Tuesday, July 24, 2012

Amy Dodington's "Touch of Old"

What better way to round off “A Perfect Day” than with a recital by Amy Dodington, accompanied by Doreen Uren at the piano? The Gravenhurst Opera House, dating from 1901, is a perfect venue for a merry mixture of Elizabethan, baroque, folk songs, Broadway musicals and Edwardian parlour music.

Right at the beginning of this review, I have to admit a certain partiality for Amy’s voice and finely crafted programs. My first draft clearly registered an overall 15 on my usual scale of 10 when reporting a performance. I decided to take a deep breath, set the gush-o-meter down several notches and make a new start in the morning, for the sake of coherence and objectivity.

The next day, instead of grabbing the pen right away, I stopped to analyze the effect on me of seeing, first on the program, a song from Purcell’s Fairy Queen that I have sung myself, at a Grade Ten Conservatory exam. It is not a cherished memory. While my accompanist struggled as if tackling a Himalayan mountain top without enough sherpas or equipment, my clenched teeth ensured that my intonation would get sharper and sharper. How I got a passing mark, I have no idea. Perhaps it was Mozart’s hymn to the Blessed Virgin that saved me.

A happier memory intervenes - a strawberry tea on the lawn of the Michelham Priory in Sussex, England, after a full performance of The Fairy Queen. I remember the strawberries and cream better than the music.

Now I come happily back to the Gravenhurst Opera House on the evening of 14 July 2012, when I at long last heard the Purcell aria as I would have liked to sing it - in fact, as I had not yet heard it sung to my satisfaction. “A Touch of Old” opened with Purcell’s triumphal flourish dedicated to the first Queen Elizabeth of Britain. The piano introduction flowed easily in the hands of Doreen Uren, wafting us lightly into a land of enchantment, where pleased cupids clapped their wings to the rhythm of a voice drenched in magic - Amy Dodington’s. She had a lot of fun with those cupids.

A cluster of art songs followed, Brahms expanding on the elusiveness of poetic inspiration, Reynaldo Hahn’s inspired setting of a poem by Verlaine, Barber’s ditty on The Monk and His Cat and Schubert’s setting of Gretchen’s spinning wheel song from Goethe’s monumental “Faust”.

Verlaine’s “L’Heure exquise” has encapsulated the essence of French Romantic poetry for me and my husband, who kept it on the wall above his desk. This was my first hearing of its evocative musical setting by Reynaldo Hahn. Before attempting any commentary, I went to youtube to listen to several singers' interpretations, and was amazed at how many of the greatest and the best of them fall short of evoking the scene painted by the poet's words. In general the singer was content with intoning the notes in a mellifluous voice.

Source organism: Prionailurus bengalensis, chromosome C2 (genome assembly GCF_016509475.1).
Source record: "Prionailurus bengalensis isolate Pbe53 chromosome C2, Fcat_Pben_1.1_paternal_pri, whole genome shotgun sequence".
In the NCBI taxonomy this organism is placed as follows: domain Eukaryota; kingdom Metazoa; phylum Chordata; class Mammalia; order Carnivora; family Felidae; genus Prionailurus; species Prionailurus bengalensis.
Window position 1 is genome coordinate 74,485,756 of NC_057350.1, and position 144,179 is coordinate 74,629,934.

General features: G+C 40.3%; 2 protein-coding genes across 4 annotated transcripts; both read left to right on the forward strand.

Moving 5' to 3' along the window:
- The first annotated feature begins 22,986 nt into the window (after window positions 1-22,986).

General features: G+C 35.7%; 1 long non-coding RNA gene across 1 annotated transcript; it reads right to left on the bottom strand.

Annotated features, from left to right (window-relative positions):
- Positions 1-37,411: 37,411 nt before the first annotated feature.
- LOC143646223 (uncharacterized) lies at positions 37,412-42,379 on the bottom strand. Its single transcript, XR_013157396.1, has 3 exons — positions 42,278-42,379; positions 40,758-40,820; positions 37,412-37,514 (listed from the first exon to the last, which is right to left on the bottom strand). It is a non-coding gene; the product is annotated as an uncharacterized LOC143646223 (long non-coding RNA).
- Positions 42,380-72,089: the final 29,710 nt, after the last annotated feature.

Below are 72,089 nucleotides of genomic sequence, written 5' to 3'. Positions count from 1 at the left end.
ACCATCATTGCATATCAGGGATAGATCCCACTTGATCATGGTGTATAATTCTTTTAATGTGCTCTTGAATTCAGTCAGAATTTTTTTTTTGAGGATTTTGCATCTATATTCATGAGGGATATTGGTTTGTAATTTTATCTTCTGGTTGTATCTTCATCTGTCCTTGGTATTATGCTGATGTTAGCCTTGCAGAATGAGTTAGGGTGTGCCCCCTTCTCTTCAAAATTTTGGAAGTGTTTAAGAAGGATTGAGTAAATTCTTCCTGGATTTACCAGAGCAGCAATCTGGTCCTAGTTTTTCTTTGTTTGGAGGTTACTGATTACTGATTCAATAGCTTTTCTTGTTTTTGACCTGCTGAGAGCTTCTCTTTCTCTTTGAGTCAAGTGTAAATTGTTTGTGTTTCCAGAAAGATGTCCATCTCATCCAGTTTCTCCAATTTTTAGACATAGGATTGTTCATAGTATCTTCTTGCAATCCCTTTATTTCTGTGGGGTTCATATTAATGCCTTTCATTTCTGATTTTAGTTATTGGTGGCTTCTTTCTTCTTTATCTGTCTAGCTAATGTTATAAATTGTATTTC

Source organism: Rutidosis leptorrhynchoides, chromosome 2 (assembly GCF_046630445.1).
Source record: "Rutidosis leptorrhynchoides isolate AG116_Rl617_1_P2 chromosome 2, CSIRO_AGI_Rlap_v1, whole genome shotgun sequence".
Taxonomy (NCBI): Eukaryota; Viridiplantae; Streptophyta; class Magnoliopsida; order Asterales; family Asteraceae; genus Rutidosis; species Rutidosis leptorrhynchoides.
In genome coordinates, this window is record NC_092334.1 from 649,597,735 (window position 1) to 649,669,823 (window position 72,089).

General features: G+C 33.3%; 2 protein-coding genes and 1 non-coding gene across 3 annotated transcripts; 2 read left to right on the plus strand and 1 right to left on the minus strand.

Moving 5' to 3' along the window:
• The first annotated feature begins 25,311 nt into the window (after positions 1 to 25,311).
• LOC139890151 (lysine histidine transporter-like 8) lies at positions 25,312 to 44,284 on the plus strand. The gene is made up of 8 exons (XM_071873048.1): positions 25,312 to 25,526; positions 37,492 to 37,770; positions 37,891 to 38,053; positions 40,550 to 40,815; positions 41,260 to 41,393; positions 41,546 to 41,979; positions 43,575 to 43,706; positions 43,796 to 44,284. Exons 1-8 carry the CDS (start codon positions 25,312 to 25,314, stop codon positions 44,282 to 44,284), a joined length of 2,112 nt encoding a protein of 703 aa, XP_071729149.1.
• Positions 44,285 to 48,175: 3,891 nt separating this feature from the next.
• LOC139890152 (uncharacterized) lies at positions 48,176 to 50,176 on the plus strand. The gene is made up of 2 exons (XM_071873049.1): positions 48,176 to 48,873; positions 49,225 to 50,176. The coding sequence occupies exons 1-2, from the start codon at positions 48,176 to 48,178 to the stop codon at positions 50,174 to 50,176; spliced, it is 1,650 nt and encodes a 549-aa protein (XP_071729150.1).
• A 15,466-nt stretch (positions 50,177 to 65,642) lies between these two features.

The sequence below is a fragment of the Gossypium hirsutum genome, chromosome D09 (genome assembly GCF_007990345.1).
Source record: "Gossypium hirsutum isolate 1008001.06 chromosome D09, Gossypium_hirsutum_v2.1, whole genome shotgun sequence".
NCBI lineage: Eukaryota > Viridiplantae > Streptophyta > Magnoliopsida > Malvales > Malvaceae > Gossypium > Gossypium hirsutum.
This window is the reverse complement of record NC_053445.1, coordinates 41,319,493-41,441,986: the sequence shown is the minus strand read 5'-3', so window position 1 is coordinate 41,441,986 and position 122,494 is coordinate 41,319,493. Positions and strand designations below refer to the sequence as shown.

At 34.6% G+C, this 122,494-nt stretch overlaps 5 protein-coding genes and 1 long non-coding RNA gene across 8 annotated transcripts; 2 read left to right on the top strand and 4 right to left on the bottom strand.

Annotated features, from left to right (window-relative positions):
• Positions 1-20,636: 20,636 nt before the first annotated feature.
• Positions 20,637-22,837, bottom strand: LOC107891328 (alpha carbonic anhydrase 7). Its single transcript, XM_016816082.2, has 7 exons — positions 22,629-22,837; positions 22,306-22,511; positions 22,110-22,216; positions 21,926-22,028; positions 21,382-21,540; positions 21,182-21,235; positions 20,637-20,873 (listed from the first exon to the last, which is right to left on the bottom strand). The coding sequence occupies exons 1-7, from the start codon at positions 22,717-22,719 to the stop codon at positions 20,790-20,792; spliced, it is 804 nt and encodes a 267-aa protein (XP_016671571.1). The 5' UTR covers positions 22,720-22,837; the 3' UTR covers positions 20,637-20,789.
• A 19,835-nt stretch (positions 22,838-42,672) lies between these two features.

What about the mystery and the beauty of moonlit woods, where the profound mirror of a pond reflects the silhouette of a black willow and a vast and tender tranquility from the heavens enfolds the scene? Amy Dodington’s voice has a visionary quality, breathing in magic and breathing it out again in “L’Heure exquise”. She seems to be experiencing this poem from within, and inviting the listener into Verlaine's woods under his moon.

Here I would like to highlight another of Amy’s outstanding performances: Gretchen am Spinnrade, an outpouring of enraptured love accompanied by the relentless rhythms of the spinning wheel. In this homely setting for unquenchable passion, Gretchen is on her way to ruin and madness, the victim of Mephisto’s wiles, with Faust as the engine of her undoing.

Glazounov’s “Oriental Romance”, the Irish folk song “She Moved Through the Fair” and the Scottish, “There’s Nae Luck About the House” completed the first part of our travel through space and time. Both Amy and her sister Victoria Banks are gifted unaccompanied singers of Irish songs. I could listen to them all night.

The second part of the program featured tuneful Broadway melodies, including “Edelweiss”, “If I Loved You” and a mischievous “Once in Love with Amy”. Then a costume change was in order from the diva dress to an heirloom outfit dating back to the parlour songs of the early 1900’s. Amy’s flexible voice revives the pathos, the joy and the courage of these nearly forgotten gems. She has unearthed a whole collection, like “When You Come to the End of a Perfect Day”. Her three encores were also of that charming vintage.

Amy sings Margaret (or Gretchen) at the Spinning Wheel

Amy sings: If I loved you

Gravenhurst Opera House: http://www.gravenhurstoperahouse.com

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